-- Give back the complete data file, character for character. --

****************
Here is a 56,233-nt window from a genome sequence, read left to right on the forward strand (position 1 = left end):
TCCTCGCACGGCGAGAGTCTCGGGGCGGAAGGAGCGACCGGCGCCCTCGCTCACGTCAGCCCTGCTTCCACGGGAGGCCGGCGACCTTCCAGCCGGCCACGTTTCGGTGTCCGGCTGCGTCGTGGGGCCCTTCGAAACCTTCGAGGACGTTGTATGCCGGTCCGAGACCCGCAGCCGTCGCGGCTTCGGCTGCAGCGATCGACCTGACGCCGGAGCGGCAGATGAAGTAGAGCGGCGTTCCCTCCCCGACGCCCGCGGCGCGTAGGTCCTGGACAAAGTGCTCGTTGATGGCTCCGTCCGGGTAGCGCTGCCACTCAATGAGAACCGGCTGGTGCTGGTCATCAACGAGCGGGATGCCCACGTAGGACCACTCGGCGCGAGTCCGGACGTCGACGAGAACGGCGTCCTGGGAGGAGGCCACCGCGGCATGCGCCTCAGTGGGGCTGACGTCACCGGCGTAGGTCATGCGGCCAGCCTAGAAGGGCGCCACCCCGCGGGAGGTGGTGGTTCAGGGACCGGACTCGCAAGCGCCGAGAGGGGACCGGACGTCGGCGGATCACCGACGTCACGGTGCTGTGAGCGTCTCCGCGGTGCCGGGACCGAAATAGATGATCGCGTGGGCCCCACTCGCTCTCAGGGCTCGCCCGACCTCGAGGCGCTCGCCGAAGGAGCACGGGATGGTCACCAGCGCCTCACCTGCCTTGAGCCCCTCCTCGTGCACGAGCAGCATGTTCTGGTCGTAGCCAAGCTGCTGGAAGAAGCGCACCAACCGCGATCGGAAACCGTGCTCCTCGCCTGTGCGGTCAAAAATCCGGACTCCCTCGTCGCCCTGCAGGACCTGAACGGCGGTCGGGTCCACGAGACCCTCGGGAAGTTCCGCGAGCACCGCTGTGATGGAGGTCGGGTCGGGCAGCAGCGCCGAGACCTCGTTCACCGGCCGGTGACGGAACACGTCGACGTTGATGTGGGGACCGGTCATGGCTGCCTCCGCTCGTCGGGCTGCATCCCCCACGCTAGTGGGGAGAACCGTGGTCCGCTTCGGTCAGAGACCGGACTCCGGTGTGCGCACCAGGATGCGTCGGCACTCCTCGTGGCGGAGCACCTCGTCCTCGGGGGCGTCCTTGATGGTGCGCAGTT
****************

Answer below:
Here is a 56,233-nt window from a genome sequence, read left to right on the forward strand (position 1 = left end):
TCCTCGCACGGCGAGAGTCTCGGGGCGGAAGGAGCGACCGGCGCCCTCGCTCACGTCAGCCCTGCTTCCACGGGAGGCCGGCGACCTTCCAGCCGGCCACGTTTCGGTGTCCGGCTGCGTCGTGGGGCCCTTCGAAACCTTCGAGGACGTTGTATGCCGGTCCGAGACCCGCAGCCGTCGCGGCTTCGGCTGCAGCGATCGACCTGACGCCGGAGCGGCAGATGAAGTAGAGCGGCGTTCCCTCCCCGACGCCCGCGGCGCGTAGGTCCTGGACAAAGTGCTCGTTGATGGCTCCGTCCGGGTAGCGCTGCCACTCAATGAGAACCGGCTGGTGCTGGTCATCAACGAGCGGGATGCCCACGTAGGACCACTCGGCGCGAGTCCGGACGTCGACGAGAACGGCGTCCTGGGAGGAGGCCACCGCGGCATGCGCCTCAGTGGGGCTGACGTCACCGGCGTAGGTCATGCGGCCAGCCTAGAAGGGCGCCACCCCGCGGGAGGTGGTGGTTCAGGGACCGGACTCGCAAGCGCCGAGAGGGGACCGGACGTCGGCGGATCACCGACGTCACGGTGCTGTGAGCGTCTCCGCGGTGCCGGGACCGAAATAGATGATCGCGTGGGCCCCACTCGCTCTCAGGGCTCGCCCGACCTCGAGGCGCTCGCCGAAGGAGCACGGGATGGTCACCAGCGCCTCACCTGCCTTGAGCCCCTCCTCGTGCACGAGCAGCATGTTCTGGTCGTAGCCAAGCTGCTGGAAGAAGCGCACCAACCGCGATCGGAAACCGTGCTCCTCGCCTGTGCGGTCAAAAATCCGGACTCCCTCGTCGCCCTGCAGGACCTGAACGGCGGTCGGGTCCACGAGACCCTCGGGAAGTTCCGCGAGCACCGCTGTGATGGAGGTCGGGTCGGGCAGCAGCGCCGAGACCTCGTTCACCGGCCGGTGACGGAACACGTCGACGTTGATGTGGGGACCGGTCATGGCTGCCTCCGCTCGTCGGGCTGCATCCCCCACGCTAGTGGGGAGAACCGTGGTCCGCTTCGGTCAGAGACCGGACTCCGGTGTGCGCACCAGGATGCGTCGGCACTCCTCGTGGCGGAGCACCTCGTCCTCGGGGGCGTCCTTGATGGTGCGCAGTT